Now it appears great wrestlers are offsetting eachother so the best fighters are now great strikers with great TDD (and TDs if need be). Maynard, GSP, BJ Penn, Frankie Edgar, JDS, Cain Velasquez are all similar. Although the Muay Thai guys with good BJJ (Aldo and Silva) are still alive and kicking.

But no doubt as TDD improves, striking is going to become a bigger part of the game than it ever was which is a great thing for MMA.

JaKob
07-24-2011, 02:27 AM
Wrestling is just such a great base. It's not just the skillset but the development top tier wrestlers go through. The strength and conditioning, discipline, dedication, and competitive spirit wrestling forges in a young man.

That solid base and ability to utilise leverage and general technique to control another man translates so well into the combative arena. Even against a guy with a dangerous guard wrestlers are able to posture up and use that base to stay out of trouble and grind guys out. Wrestling is just another discipline guys are going to need atleast a rudimentary grasp of to stay competitive at this level. We have guys that are elite strikers like Thiago Alves who are going to keep falling short until they make this leap.

Off The River
07-24-2011, 05:21 AM
I can think of another reason why Wwrestlers do so well: The sport is relatively unchanged since it's beginnings. Greco-Roman is self explanatory; it's been around since the Greeks and the Romans. It never really lost its practical methods. While the submission element was lost --for a time-- it didn't take long for good quality wrestlers to figure out jujitsu.

Judo, Karate, Boxing, Taekwondo et al. All have become "softened" as they become a sport. Judo relies on the gi, throws and holds, but submissions are not permitted untill practitioners achieve a certain age, or skill. Alos, judo relies on skill over power. But what happens when two guys of equal skill meet? The stronger of the two will win. Wrestling relies on strength and explosive power forst and foremost.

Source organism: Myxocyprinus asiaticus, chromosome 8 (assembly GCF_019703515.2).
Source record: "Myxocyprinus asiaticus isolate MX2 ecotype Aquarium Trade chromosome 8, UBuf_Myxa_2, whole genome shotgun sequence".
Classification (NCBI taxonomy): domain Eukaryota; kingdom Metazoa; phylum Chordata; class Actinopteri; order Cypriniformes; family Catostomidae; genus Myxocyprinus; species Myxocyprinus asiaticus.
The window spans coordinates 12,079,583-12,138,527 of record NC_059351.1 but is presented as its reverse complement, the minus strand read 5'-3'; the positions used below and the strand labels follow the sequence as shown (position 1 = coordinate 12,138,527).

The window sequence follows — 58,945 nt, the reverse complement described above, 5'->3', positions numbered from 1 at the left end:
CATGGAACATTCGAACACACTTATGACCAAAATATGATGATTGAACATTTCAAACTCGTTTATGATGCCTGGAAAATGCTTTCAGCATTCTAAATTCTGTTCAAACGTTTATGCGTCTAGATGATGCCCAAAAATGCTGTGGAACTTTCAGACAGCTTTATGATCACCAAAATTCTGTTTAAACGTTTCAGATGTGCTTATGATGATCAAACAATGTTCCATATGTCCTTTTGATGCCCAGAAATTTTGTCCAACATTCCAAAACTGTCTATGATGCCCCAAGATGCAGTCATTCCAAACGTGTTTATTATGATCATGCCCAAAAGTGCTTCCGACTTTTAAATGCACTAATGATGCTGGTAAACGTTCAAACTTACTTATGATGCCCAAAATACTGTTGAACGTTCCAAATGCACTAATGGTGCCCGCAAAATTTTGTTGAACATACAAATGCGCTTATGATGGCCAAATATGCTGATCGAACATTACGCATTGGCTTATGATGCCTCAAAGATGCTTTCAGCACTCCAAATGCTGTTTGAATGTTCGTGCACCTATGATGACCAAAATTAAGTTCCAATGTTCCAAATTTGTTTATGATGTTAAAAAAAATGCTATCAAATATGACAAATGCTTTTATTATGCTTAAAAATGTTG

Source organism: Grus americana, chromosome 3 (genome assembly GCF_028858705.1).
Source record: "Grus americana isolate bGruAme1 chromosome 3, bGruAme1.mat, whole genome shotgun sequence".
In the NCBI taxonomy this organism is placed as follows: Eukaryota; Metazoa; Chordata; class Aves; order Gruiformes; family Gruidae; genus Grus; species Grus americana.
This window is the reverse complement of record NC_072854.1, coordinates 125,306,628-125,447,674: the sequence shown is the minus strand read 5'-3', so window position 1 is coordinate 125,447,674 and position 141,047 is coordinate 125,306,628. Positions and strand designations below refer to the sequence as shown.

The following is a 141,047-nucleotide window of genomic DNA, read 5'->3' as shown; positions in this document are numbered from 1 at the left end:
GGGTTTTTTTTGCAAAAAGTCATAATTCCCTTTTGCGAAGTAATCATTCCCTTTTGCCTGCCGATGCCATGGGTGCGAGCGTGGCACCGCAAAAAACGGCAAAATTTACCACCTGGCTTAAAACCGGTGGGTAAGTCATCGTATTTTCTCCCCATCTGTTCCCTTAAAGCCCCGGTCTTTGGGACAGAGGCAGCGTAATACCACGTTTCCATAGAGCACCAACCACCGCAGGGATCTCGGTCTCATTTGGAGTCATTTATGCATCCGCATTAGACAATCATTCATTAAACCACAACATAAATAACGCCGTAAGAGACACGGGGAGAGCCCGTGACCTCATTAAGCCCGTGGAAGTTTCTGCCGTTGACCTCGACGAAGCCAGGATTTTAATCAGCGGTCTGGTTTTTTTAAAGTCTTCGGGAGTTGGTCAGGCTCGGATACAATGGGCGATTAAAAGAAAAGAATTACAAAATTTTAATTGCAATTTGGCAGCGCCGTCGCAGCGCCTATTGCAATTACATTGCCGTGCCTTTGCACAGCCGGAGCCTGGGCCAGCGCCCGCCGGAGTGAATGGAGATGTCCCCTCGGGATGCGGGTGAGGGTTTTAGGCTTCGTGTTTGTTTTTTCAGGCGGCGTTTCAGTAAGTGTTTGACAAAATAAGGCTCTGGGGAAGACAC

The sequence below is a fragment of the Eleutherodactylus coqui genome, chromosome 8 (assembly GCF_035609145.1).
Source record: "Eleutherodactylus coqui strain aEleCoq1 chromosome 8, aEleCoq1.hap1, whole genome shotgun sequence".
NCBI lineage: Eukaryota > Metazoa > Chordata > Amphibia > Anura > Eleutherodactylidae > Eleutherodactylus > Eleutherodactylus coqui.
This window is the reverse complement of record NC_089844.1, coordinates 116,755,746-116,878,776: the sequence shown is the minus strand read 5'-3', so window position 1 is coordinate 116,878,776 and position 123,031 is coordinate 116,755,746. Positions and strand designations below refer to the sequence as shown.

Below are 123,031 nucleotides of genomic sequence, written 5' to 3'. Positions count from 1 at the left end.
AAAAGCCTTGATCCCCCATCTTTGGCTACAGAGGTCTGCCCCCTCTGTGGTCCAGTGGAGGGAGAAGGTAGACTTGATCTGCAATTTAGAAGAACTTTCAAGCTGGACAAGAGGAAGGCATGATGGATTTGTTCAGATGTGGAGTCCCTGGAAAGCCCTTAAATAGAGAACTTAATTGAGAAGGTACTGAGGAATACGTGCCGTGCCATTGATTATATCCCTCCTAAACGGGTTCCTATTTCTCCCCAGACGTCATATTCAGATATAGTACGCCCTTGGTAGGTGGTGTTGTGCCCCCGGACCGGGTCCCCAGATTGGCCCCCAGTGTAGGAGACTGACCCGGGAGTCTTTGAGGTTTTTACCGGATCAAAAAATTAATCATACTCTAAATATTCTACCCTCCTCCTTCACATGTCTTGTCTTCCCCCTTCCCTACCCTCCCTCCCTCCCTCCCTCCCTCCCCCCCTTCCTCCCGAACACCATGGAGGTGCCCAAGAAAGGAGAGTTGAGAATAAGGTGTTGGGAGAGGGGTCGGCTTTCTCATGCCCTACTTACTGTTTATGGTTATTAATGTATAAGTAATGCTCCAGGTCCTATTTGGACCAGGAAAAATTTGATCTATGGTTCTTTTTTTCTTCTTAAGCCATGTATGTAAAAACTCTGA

Modern boxing relies on a stance that is easy to shoot and a guard that relies on large gloves for defence.

Karate has lost a lot of effectivness as the submission and grappling part has been eliminated and in Taekwondo, punching has been effectively eliminated, worst of all the bread and butter kick of taekwondo --the front kick-- doesn't even score points in tournaments anymore!

The reason why Muai Thai has been so effective as a striking is because it has remained truer to its original form.

All the other arts in their original form are brutal and effective, but they do not exist in that form anymore. Lost arts waiting to be rediscovered.

Just look at a boxers stance 100 years ago compared to today. They stood in a manner which was prepared for a clinch. Earlier still, boxers did throw each other and used knees. More like MMA rules.

I'd like to see a man like James Figg transported to the present and have him thrown into the Octagon and see how many guys in the 200lb range would last with him.

The Welterweight Epitome
07-25-2011, 04:45 AM
Modern boxing relies on a stance that is easy to shoot and a guard that relies on large gloves for defence.

The reason why Muai Thai has been so effective as a striking is because it has remained truer to its original form.

Just look at a boxers stance 100 years ago compared to today. They stood in a manner which was prepared for a clinch. Earlier still, boxers did throw each other and used knees. More like MMA rules.

I'd like to see a man like James Figg transported to the present and have him thrown into the Octagon and see how many guys in the 200lb range would last with him.

Excellent post OTR.

On your comments, I have also noticed head movement and rolling your shoulders (like Anderson Silva) is a lot more effective in MMA than a traditional hands up boxing style, given no large gloves.

As far as Muay Thai, I wouldn't say it is overly effective. A lot of these guys now are using so called 'Dutch kickboxing' which is just a mixture of Muay Thai for the kicks/clinch and boxing for the hands from what I can make out.

On the 'old timers' in boxing. Very true. Jack Dempsey practiced judo, jiu jitsu and wrestling. It was not uncommon back in the 19th century and even early 20th for a boxer to practice these.

Off The River
07-25-2011, 09:51 AM
The American Catch Wrestler Ad Santel routinely beat high ranked Japanese Judoka's in the early part of the 20th century. He was so dominant that he had a huge influence on the Japanese. It's pretty ironic when you think of it.

A westerner used the Japanese art of Jujitsu to defeat al-lcomers and it took a Japanese versed in the almost forgotton western art of catch as can wrestling to defeat that westerner (Gracie vs Sakuraba)